Figure 1: Left-rotated mid-esophageal four-chamber view demonstrating a ventricular defect (D) in the posterior-lateral wall and a large, complex pericardial fluid collection (P). LA = Left atrium; LV = Left ventricle; RV = Right ventricle

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Figure 2: Left-rotated trans-gastric short-axis view of the left ventricle (LV) demonstrating the aneurysm defect (D) with high velocity flow in systole into the pericardial space (P). L = Liver

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Cardiopulmonary bypass (CPB) was instituted through bifemoral cannulation within 15 min of induction and repeat sternotomy was performed. After extensive dissection of dense adhesions was carried out and the heart arrested, approximately 500 ml of blood, thrombus, and fibrotic tissue was evacuated from the posterior-lateral pericardial space. The LV defect was confirmed by gross inspection (approximately 3 × 3 cm), oversewn, and reinforced with a bovine pericardial patch. The prior VSD patch was confirmed to be intact. An intra-aortic balloon pump (IABP) was placed empirically and the patient was weaned from CPB. His postoperative course was complicated by coagulopathy, multiple transfusions, and a slow wean of the IABP (postoperative day 4) and inotropes (postoperative day 6). He eventually made a full recovery and was discharged home on postoperative day 17.

   Discussion Top

Pericardial tamponade (manifested in this case by a pericardial effusion, elevated central venous pressures, narrowed pulse pressure, and echocardiographic evidence of restricted filling) is a surgical emergency with a high risk of decompensation on induction of general anesthesia. Traditional induction strategies carry the potential disadvantages of reducing preload, contractility, and systemic vascular resistance (SVR), which are poorly tolerated in presence of tamponade. Inhalation induction with maintenance of spontaneous ventilation has been recommended. [1] If intravenous induction with paralysis is used, a gradual induction strategy with agents that preserve hemodynamics is preferred.

When tamponade occurs in a patient with a full stomach, no ideal induction strategy exists. One must minimize aspiration risk and the adverse hemodynamic consequences of a rapid sequence induction strategy. Awake subxiphoid pericardiocentesis under local anesthesia prior to induction may help provide a margin of safety, but this was not an option in our patient because of prior pericardial dissection, adhesions, and the possibility of worsened bleeding and exsanguination with decompression of the tamponade. The need for re-entry sternotomy in this patient further complicated the clinical challenges. Because rapid chest entry is not possible in a patient like ours with prior sternotomy, rapid initiation of CPB is not a viable backup plan, should hemodynamic compromise occur on induction. The most conservative option for preventing death upon induction is to place CPB cannulas in the femoral vessels under local anesthesia for transition to bypass prior to or coincident with induction. This strategy is utilized by some even when the possibility of acute tamponade exists, for example, in laser lead removal. [2] An intermediate strategy would include placing wires in the femoral vessels if adequate local anesthesia for cannula placement could not be provided or the patient is less cooperative.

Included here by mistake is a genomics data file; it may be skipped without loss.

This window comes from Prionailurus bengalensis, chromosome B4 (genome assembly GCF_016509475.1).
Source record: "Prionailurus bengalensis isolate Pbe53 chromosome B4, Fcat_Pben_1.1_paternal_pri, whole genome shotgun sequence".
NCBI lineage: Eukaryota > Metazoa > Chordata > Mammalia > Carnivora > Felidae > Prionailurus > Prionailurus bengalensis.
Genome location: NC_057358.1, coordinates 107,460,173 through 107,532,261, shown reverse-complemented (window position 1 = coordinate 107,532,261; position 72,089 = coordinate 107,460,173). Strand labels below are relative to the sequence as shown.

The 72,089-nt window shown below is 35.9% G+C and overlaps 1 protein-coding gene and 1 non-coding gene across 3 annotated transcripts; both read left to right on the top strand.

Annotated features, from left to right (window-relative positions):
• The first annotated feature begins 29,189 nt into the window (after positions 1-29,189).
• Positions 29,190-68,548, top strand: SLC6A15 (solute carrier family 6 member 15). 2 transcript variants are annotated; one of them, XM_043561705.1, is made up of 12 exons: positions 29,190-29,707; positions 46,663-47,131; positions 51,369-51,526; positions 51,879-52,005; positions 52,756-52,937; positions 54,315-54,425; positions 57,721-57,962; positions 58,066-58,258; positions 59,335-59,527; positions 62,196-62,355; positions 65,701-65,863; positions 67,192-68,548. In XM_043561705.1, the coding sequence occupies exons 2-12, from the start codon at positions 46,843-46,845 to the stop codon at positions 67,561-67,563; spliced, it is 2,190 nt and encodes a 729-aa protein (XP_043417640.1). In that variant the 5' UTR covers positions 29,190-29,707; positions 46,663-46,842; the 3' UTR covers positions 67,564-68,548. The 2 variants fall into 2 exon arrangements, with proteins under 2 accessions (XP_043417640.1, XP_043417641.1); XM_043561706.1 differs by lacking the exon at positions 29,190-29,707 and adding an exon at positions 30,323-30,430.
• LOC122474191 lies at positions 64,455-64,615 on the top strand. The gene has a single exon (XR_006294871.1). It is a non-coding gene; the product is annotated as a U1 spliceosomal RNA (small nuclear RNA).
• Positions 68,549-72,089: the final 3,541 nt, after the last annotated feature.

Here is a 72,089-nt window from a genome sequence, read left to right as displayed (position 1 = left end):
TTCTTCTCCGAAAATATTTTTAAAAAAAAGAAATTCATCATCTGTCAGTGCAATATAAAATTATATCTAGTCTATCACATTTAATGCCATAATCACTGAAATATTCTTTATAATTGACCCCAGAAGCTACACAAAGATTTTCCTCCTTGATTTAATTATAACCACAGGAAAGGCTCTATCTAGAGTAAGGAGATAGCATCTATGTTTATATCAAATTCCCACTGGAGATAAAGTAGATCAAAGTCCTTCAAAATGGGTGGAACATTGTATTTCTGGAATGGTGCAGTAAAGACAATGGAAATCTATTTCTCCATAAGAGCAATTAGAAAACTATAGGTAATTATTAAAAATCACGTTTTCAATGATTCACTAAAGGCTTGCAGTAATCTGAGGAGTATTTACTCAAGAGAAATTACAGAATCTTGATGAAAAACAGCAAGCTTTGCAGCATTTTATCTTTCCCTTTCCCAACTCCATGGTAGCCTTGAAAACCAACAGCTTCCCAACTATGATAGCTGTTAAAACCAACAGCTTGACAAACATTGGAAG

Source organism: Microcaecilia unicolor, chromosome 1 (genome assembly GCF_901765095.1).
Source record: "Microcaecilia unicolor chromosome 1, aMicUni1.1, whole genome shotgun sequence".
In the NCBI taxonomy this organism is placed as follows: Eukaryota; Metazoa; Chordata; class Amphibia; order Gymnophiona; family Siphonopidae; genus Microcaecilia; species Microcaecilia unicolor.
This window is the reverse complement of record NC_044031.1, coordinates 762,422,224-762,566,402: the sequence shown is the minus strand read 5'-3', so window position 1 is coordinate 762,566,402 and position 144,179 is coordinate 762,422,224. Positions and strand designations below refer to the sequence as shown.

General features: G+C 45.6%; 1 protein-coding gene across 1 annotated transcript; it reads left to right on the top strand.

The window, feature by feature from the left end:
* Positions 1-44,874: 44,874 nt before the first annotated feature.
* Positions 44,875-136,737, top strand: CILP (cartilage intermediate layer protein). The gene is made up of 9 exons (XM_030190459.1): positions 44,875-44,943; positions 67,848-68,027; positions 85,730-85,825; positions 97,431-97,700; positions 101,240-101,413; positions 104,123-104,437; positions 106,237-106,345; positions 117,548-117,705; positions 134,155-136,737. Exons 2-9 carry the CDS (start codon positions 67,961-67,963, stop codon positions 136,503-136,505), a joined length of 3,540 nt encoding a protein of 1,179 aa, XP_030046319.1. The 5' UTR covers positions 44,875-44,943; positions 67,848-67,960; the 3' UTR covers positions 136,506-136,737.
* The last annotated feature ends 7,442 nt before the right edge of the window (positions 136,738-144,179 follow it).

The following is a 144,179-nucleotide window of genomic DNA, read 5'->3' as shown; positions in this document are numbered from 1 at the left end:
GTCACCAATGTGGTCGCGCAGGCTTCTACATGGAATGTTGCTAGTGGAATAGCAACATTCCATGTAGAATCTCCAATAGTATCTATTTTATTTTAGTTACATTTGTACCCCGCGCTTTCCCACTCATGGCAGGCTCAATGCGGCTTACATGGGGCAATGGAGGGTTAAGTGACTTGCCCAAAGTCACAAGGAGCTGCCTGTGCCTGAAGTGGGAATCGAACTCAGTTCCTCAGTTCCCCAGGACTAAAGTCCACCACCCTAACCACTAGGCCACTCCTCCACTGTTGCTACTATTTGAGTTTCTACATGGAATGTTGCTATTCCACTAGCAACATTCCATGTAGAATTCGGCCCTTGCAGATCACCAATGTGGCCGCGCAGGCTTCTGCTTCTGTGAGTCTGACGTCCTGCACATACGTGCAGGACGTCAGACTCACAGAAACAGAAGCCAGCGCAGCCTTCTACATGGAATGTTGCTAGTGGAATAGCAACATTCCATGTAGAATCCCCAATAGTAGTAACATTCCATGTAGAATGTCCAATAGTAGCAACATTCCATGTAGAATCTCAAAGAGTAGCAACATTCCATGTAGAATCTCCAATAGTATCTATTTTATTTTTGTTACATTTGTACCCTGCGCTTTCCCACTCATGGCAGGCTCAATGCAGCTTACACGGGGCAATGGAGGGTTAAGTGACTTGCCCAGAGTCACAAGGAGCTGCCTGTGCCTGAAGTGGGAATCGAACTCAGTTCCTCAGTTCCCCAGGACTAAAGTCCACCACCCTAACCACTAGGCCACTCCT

Induction with ketamine as the primary anesthetic agent may have offered important advantages in this situation in preserving myocardial contractility, SVR (and therefore maintaining coronary perfusion pressure), and venous return. [3],[4],[5] Compared to propofol, etomidate is less likely to decrease SVR, but often still decreases venous return significantly. [6],[7] Empiric administration of low-dose epinephrine supported the patient during the transition to an anesthetized state, we believe it may be preferable to the post-hoc treatment of hypotension. No clear evidence favors colloid over crystalloid, but empiric volume administration at the time of anesthetic induction was used in the belief that it may help counter any decrements in venous return. In our patient, adequate local anesthesia and reassurance were crucial in allowing awake central venous access. In a less cooperative patient, awake femoral venous cannulation may be a less stimulating site for obtaining access for possible rapid volume administration if large-bore peripheral venous access cannot be obtained.

In addition, this case illustrates the importance of communication and coordinating management strategies between the perfusionist, surgical, and anesthesia teams.

   References Top

1.Nussmeier NA, Hauser MC, Sarwar MF, Grigore AM, Searles BE. Anesthesia for cardiac surgical procedures. In: Miller RD, editor. Miller's Anesthesia. 7 th ed, Ch. 60. Philadelphia, PA: Churchill Livingstone; 2009. p. 1950-1.  Back to cited text no. 1
2.Garmon EH, Johnston WE. Complications with laser-lead extraction. J Cardiothorac Vasc Anesth 2010;24:974-6.  Back to cited text no. 2
3.Kaplan JA, Bland JW Jr, Dunbar RW. The perioperative management of pericardial tamponade. South Med J 1976;69:417-9.  Back to cited text no. 3
4.Chen TL, Huang FY, Lin SY, Chao CC. Hemodynamic response to ketamine and diazepam in dogs with acute cardiac tamponade. Ma Zui Xue Za Zhi 1989;27:19-25.  Back to cited text no. 4
5.White PF, Way WL, Trevor AJ. Ketamine - Its pharmacology and therapeutic uses. Anesthesiology 1982;56:119-36.  Back to cited text no. 5
6.Criado A, Maseda J, Navarro E, Escarpa A, Avello F. Induction of anaesthesia with etomidate: Haemodynamic study of 36 patients. Br J Anaesth 1980;52:803-6.  Back to cited text no. 6
7.Gauss A, Heinrich H, Wilder-Smith OH. Echocardiographic assessment of the haemodynamic effects of propofol: A comparison with etomidate and thiopentone. Anaesthesia 1991;46:99-105.  Back to cited text no. 7

Correspondence Address:
Bryan G Maxwell
Department of Anesthesiology, Stanford University Medical Center, 300 Pasteur Drive, H3586 MC 5640, Stanford, CA 94305-5640
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Source of Support: None, Conflict of Interest: None

DOI: 10.4103/0971-9784.105371

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  [Figure 1], [Figure 2]